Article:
Lee Hall got the gift of life -- and it was still beating when it arrived.
The 26-year-old Cornwall, U.K. resident was diagnosed with heart failure at age 14. At age 20, he had a mechanical pump installed to keep the blood flowing around his body.
But Hall got some bad news in May. Doctors said his heart pump cables were infected, and he'd need a new heart within two days or he would die, according to South West News Service.
But Hall got a lucky break when he learned he had a heart donor. The dead patient's heart was revived for Hall, using a method called a "heart in a box" that keeps the organ beating outside of the donor's body.
First, doctors provided a passage of warm blood through the donated heart. The blood was heated to reduce tissue damage and oxygenated using a gas exchanger right up until the moment it was transplanted into Hall's body. The method can keep a heart alive for up to eight hours.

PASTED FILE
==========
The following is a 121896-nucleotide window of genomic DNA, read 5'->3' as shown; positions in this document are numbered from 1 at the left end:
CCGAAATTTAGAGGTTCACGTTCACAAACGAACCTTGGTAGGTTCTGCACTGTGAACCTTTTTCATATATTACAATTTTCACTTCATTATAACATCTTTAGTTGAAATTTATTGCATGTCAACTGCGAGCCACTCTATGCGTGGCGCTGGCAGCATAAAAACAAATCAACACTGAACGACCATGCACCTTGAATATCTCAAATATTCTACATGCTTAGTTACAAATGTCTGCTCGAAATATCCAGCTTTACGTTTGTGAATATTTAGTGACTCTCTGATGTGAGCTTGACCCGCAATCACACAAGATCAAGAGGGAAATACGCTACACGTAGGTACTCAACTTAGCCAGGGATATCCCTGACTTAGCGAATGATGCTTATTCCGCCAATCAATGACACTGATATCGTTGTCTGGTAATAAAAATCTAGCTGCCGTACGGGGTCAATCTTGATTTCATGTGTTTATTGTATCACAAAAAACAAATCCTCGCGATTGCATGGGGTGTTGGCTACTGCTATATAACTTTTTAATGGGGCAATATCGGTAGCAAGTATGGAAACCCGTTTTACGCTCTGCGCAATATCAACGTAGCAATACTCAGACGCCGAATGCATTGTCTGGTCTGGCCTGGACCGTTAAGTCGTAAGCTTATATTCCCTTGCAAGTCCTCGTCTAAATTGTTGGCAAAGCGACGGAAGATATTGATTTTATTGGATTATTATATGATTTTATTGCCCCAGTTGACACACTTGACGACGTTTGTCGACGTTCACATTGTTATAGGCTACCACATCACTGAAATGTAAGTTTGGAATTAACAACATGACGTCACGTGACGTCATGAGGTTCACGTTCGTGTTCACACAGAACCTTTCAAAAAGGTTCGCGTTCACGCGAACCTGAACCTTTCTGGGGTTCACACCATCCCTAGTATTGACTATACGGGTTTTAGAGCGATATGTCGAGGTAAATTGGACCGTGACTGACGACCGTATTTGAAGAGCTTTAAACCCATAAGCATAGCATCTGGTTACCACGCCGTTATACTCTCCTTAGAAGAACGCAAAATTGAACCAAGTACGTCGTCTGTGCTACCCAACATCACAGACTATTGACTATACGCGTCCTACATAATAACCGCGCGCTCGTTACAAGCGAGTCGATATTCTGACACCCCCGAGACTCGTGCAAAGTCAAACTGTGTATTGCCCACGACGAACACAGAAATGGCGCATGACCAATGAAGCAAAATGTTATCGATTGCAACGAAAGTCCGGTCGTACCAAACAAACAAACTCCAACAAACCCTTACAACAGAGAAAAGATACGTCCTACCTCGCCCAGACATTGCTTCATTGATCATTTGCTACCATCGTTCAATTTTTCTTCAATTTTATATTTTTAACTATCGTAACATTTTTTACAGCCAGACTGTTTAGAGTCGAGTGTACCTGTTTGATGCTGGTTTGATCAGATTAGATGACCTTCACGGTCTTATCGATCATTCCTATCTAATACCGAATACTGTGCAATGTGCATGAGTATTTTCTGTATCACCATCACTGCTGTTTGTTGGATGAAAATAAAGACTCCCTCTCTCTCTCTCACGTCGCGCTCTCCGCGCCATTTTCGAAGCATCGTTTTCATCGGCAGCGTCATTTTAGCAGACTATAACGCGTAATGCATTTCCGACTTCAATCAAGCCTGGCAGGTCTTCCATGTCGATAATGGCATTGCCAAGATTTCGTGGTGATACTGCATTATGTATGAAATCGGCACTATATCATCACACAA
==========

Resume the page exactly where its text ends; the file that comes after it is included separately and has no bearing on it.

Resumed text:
Hall underwent the procedure earlier this summer. He's back home with wife, Danyelle, and their one-year-old son, Hayden.
"The fact that they could keep that heart alive in the box was the difference between life and death for me," Hall told South West News Service. "I just woke up feeling so much better than I ever had. It has made a huge difference."
The "heart in a box" technology was designed by Transmedics, a medical technology company based in Andover, Massachusetts.
The company also makes similar products for liver and lung transplants. It is believed the "heart in a box" could increase successful transplants by 33 percent.
CORRECTION: An earlier version of this story incorrectly said Tranmedics was based in Maryland, not Massachusetts.